Bank local, too. Capital is the life-blood of enterprise. When banks are located in the community, they come to know local businesses and what sorts of loans are likely to work. When banks hold the loans, rather than sell them, they have an incentive to make wise loans. Credit unions, community-rooted banks, and state banks (see page 46) invest in the local economy, instead of siphoning off our bank deposits to use for global speculation.

Start with strengths. Under the old economic development strategy, communities compete with each other for jobs by offering corporations ever greater tax breaks and concessions on health and safety regulations and union rights. This race-to-the-bottom strategy may yield occasional wins, but it’s a long-term loser. A more successful strategy is to build economies from the grassroots up, starting with existing assets. For some communities, their primary asset might be a vibrant local arts scene (see page 29). For others, it’s a natural resource, like forests or farmland. Or it might be a hospital, university, high-tech enterprise, or other “anchor institution” that isn’t going away (see page 26).

Start by finding ways to turn these assets into sustainable livelihoods. An unused building could provide a place for start-up farmers to try vertical farming, for example. Then look for ways to link these core enterprises to local customers, vendors, a skilled labor pool, and so on. 

Use wasted resources. Instead of demolishing and landfilling obsolete buildings, local entrepreneurs are creating jobs by disassembling them and selling components. Other common wastes: used clothes and books and repairable appliances. Unharvested fruit trees. Church kitchens that sit empty most of the week but could be health department certified for food processing start-ups. Methane from landfills, which could heat homes instead of the climate. Front yards that could be farmed. Each wasted resource could be transfomed into a job.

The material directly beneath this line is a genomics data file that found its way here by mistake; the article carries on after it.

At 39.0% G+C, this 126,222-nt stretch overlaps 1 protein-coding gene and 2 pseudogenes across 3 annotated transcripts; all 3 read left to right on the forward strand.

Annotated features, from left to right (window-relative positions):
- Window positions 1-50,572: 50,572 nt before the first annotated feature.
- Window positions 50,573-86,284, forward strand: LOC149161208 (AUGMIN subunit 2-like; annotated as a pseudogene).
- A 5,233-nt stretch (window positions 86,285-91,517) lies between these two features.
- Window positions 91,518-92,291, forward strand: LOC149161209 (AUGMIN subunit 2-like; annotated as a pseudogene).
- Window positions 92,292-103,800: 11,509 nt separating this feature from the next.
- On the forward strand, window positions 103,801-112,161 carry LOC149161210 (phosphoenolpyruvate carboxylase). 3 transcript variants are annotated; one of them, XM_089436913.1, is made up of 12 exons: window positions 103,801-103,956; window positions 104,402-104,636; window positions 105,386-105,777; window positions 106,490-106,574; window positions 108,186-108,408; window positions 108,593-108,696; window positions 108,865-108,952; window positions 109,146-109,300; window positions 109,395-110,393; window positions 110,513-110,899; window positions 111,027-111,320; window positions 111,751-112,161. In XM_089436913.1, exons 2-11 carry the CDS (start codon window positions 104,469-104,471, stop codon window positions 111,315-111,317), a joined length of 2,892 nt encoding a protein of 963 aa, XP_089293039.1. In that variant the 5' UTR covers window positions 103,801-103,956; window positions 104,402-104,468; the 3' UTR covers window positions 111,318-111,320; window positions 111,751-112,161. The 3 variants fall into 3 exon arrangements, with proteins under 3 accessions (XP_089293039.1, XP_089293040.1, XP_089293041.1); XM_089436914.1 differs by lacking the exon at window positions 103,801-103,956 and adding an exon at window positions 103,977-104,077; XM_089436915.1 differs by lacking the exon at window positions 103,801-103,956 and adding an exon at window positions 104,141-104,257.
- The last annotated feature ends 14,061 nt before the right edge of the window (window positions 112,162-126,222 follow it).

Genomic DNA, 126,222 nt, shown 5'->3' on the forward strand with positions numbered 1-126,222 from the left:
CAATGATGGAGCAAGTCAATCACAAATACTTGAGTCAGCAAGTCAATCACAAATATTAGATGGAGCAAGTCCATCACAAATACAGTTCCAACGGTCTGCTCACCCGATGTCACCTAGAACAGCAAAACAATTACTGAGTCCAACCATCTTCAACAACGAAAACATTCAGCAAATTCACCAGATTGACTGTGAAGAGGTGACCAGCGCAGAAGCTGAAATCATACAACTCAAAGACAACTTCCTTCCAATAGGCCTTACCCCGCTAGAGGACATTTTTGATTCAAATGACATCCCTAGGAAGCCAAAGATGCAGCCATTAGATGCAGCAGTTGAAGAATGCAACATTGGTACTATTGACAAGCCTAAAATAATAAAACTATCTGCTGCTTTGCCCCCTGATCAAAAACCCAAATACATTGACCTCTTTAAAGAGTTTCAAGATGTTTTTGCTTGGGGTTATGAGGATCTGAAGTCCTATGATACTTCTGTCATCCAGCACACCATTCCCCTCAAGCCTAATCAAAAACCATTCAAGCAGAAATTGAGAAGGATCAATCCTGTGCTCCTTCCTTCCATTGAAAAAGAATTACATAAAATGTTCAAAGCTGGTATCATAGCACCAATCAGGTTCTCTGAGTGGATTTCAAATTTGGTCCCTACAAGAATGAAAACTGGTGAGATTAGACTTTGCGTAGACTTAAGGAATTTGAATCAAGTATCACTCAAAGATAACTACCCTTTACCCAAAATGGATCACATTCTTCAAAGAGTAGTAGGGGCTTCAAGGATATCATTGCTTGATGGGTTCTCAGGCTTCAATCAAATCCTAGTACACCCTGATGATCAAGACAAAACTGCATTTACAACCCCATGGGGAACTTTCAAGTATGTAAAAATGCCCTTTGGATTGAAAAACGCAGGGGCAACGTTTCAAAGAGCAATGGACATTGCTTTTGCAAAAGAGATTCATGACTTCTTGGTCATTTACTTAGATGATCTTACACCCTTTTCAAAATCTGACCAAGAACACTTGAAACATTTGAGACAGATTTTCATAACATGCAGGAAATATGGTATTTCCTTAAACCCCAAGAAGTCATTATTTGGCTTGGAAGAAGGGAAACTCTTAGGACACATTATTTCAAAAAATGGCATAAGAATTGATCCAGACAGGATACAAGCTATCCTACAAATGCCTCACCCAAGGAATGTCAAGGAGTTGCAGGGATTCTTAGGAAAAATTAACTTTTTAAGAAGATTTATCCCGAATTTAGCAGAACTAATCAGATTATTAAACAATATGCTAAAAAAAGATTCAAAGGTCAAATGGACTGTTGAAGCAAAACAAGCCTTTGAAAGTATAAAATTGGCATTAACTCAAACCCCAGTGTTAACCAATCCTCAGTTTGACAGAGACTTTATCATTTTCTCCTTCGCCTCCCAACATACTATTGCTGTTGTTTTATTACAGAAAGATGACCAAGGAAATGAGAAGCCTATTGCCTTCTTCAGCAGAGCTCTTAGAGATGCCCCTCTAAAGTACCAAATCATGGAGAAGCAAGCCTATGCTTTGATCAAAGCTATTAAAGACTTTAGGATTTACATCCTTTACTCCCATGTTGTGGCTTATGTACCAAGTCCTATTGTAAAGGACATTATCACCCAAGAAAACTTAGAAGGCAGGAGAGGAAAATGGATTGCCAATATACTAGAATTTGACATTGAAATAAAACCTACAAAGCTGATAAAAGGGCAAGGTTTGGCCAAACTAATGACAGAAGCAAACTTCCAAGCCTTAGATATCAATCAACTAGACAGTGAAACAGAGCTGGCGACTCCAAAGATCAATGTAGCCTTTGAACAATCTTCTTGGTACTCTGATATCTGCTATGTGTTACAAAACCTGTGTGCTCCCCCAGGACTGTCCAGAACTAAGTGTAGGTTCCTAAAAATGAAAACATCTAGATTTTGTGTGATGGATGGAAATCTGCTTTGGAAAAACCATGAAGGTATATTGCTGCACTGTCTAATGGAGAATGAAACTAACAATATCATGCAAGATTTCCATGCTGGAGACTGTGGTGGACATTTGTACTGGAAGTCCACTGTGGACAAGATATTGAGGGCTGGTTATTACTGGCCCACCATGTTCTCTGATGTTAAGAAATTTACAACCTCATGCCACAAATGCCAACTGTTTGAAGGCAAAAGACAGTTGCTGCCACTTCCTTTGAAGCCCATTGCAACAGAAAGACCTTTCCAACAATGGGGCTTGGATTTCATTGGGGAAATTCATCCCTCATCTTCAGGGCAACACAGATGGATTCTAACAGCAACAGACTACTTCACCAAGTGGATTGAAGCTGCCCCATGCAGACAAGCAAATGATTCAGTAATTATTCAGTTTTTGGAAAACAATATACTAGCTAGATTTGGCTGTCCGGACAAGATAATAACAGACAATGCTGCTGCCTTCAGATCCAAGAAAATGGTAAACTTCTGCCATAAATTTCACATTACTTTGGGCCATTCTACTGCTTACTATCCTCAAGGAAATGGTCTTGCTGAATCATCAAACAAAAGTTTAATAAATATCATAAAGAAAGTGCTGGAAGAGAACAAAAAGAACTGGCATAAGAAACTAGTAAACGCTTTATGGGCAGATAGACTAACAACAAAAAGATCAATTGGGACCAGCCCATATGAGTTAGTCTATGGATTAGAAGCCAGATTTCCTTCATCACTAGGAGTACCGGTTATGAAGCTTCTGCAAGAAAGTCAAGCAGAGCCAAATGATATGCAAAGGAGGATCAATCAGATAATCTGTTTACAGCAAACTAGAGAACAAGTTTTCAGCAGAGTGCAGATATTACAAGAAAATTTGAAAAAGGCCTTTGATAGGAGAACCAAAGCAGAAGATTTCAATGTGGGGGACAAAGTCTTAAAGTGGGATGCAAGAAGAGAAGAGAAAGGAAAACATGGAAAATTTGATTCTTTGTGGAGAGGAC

Jobs Myth #2 resized
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Do it cooperatively. Well-paid workers are a community asset, and even more so when they own their workplaces. Cooperative work arrangements are available not just to well-educated entrepreneurs. Home health care workers, house cleaners, grocery store clerks, and laundry workers have all become worker-owners of successful cooperatives. These workers tend to spend their paychecks, and with a steady family income they are more able to contribute to the well-being of their community. And, since they share in the profits of their enterprise, they develop a nest egg they can use for buying a home, educating their children, and helping relatives through difficult times.

Allow communities to control their resources. Community-controlled forests are more likely to be sustainably managed than corporate-controlled ones; sustainable agriculture is more labor-intensive but less polluting. Sustainable and fair practices create jobs that last while boosting local resilience.

Keep ownership human. When owners are workers, customers, or the community at large, an enterprise can operate in accordance with multiple values, such as human well-being, the good of future generations, and ecological health. Corporate owners are constrained by law to put profits first.

Continued on Page 2